Happy Valentine’s Day. Today’s post is an ode to taking better meeting notes.
Most of us are constantly hopping from one virtual meeting to the next to the extent that we believe that we simply couldn’t survive without having our Outlook/Google calendars by our side to remind us when the next meeting time is coming up.
Snooze, Dismiss, Attend.
Yes, No, Maybe.
In some cases, we have also wondered, “Wait, why are we meeting again?” “What’s the meeting about?” “Did we have any pending items from the last meeting?” “Who was supposed to do what, when…?”
For the Love of Meeting Notes. Project Management 101.
Although, there is not a perfect methodology to take or maintain notes (that I know of), here are a few handy tips from our work to help navigate the sometimes choppy love-hate relationship of keeping, maintaining, and sharing good, consistent, and meaningful meeting notes.
1. Open a shared space. Google Drive, OneDrive, SharePoint, Notion and others work just fine and share the meetings document/ folder with all pertinent meeting attendees. Depending on the team members’ roles and contribution(s) in the project, they could be made either editors or reviewers.
2. Start with the most current meeting date notes at the top of the document page. This is my personal preference. First to prevent potential vertigo/dizziness from scrolling up and down to locate the correct notes, but more so, for relevance and ease.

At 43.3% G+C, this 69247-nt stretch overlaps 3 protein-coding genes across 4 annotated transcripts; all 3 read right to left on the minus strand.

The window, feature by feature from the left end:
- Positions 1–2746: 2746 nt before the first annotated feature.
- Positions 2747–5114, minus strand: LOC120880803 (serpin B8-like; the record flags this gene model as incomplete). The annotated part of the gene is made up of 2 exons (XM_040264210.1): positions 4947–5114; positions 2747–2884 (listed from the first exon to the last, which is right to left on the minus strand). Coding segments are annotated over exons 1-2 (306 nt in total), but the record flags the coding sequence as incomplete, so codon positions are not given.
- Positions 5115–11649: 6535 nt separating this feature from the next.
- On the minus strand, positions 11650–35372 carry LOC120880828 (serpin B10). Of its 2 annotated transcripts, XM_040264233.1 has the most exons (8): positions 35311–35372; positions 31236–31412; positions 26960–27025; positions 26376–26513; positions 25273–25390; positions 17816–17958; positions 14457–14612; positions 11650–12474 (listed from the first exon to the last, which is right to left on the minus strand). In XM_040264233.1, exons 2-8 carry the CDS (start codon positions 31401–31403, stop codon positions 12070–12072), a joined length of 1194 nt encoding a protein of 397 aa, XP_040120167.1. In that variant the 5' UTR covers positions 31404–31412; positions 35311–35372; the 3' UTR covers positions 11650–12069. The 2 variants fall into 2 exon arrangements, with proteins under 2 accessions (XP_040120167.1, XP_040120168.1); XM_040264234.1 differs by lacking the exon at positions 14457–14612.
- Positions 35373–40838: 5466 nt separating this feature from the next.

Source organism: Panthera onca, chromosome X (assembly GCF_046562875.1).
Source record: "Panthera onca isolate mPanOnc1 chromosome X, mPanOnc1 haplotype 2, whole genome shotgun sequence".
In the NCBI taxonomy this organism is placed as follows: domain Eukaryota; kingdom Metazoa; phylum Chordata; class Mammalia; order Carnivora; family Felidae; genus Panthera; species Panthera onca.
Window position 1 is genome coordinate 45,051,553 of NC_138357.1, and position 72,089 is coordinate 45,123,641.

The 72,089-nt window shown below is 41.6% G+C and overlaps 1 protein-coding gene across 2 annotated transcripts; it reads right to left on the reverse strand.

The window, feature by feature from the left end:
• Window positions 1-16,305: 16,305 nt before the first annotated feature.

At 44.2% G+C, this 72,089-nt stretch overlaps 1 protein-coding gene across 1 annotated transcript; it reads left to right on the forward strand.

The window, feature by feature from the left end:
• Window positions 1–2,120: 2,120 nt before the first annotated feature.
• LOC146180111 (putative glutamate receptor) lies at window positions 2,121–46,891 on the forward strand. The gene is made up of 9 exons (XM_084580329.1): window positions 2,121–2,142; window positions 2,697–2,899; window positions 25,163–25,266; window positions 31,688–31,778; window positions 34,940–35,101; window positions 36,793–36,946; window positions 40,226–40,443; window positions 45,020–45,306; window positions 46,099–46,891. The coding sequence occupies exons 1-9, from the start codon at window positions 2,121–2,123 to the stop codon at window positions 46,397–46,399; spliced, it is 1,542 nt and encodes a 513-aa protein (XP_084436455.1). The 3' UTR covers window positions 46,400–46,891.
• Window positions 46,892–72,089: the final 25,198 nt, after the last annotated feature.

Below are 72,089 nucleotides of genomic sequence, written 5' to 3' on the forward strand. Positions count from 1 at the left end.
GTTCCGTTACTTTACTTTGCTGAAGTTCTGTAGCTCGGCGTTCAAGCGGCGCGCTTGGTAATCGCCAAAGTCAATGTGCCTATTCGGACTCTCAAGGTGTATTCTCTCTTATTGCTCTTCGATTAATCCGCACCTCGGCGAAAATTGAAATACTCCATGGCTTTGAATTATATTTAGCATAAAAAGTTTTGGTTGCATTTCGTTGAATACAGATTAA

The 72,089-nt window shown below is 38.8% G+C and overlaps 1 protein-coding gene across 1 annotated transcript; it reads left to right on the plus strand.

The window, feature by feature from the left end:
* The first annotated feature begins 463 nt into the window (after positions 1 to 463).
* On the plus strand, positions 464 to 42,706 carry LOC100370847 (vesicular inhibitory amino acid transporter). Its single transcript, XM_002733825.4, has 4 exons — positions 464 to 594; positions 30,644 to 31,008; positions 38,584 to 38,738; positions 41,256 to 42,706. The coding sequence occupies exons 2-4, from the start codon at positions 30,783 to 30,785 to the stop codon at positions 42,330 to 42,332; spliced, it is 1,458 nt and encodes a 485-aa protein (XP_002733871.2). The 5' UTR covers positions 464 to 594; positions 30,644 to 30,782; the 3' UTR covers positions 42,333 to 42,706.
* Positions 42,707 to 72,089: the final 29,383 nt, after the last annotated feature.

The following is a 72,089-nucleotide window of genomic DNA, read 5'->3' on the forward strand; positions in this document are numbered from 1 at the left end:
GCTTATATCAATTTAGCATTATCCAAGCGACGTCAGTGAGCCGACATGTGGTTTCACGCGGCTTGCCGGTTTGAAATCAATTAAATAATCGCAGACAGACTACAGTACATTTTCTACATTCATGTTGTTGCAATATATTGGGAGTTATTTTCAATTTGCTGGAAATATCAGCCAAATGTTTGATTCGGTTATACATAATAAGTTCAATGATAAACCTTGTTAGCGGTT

3. Have an agenda. You could use a simple note template for consistency. For instance, we have these broad running headers for a majority of our evaluation projects’ meetings:
Meeting date and time
Web link and phone number(s)
B. Project updates
Data collection plan/ activities (what, when, how, who…)
C. Action items
D. Next steps
E. Next meeting date
We often highlight in different colors and tag team members who need to act upon the pending/action items in a Google document that also act well as reminders. Once done, close the loop on the item.
This easy habit keeps attendees focused on items that may need a decision, outcome(s), action(s), etc. And helps with the recall too.
Sometimes, we may not have many items during a regular check-in/standing meeting, in that case, we refer to the items from the previous meeting to update or close the loop on any ongoing pending items that needed a resolution or reconciliation.
4. Notes do not need to be verbatim. I have learned this over time. I think I have gotten better with taking running notes with typos, gibberish, and all just so that I have something on paper first that everyone can see and I can document. Sometimes, I edit as I go.
After the meeting (or end of the day), I devote some time to check for fluency, typos/grammatical errors, etc and share the notes link back with the team who attended the meeting.
Here’s a V-day joke: Who always has a date on Valentine’s Day?